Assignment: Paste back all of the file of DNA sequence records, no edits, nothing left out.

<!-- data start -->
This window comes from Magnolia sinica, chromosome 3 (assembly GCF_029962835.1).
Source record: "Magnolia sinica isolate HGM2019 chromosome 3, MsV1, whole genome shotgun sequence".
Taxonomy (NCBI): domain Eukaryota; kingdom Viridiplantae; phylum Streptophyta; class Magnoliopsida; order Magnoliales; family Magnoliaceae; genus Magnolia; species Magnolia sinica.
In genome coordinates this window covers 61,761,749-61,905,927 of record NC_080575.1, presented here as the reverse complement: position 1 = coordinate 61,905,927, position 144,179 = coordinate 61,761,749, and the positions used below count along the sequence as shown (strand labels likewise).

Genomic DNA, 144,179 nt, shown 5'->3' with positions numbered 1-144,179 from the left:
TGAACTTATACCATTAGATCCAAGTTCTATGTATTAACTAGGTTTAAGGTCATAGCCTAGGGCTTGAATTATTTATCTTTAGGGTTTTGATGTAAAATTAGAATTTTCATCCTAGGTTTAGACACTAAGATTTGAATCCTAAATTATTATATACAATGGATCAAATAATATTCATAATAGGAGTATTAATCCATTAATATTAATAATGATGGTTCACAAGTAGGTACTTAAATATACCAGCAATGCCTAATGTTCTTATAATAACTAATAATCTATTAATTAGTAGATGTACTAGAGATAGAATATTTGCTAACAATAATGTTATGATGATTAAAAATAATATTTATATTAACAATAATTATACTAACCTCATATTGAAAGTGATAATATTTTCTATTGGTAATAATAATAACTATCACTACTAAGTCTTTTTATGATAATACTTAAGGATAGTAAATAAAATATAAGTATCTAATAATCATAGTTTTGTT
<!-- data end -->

This window comes from Magnolia sinica, chromosome 3 (assembly GCF_029962835.1).
Source record: "Magnolia sinica isolate HGM2019 chromosome 3, MsV1, whole genome shotgun sequence".
Taxonomy (NCBI): domain Eukaryota; kingdom Viridiplantae; phylum Streptophyta; class Magnoliopsida; order Magnoliales; family Magnoliaceae; genus Magnolia; species Magnolia sinica.
In genome coordinates this window covers 61,761,749-61,905,927 of record NC_080575.1, presented here as the reverse complement: position 1 = coordinate 61,905,927, position 144,179 = coordinate 61,761,749, and the positions used below count along the sequence as shown (strand labels likewise).

Genomic DNA, 144,179 nt, shown 5'->3' with positions numbered 1-144,179 from the left:
TGAACTTATACCATTAGATCCAAGTTCTATGTATTAACTAGGTTTAAGGTCATAGCCTAGGGCTTGAATTATTTATCTTTAGGGTTTTGATGTAAAATTAGAATTTTCATCCTAGGTTTAGACACTAAGATTTGAATCCTAAATTATTATATACAATGGATCAAATAATATTCATAATAGGAGTATTAATCCATTAATATTAATAATGATGGTTCACAAGTAGGTACTTAAATATACCAGCAATGCCTAATGTTCTTATAATAACTAATAATCTATTAATTAGTAGATGTACTAGAGATAGAATATTTGCTAACAATAATGTTATGATGATTAAAAATAATATTTATATTAACAATAATTATACTAACCTCATATTGAAAGTGATAATATTTTCTATTGGTAATAATAATAACTATCACTACTAAGTCTTTTTATGATAATACTTAAGGATAGTAAATAAAATATAAGTATCTAATAATCATAGTTTTGTT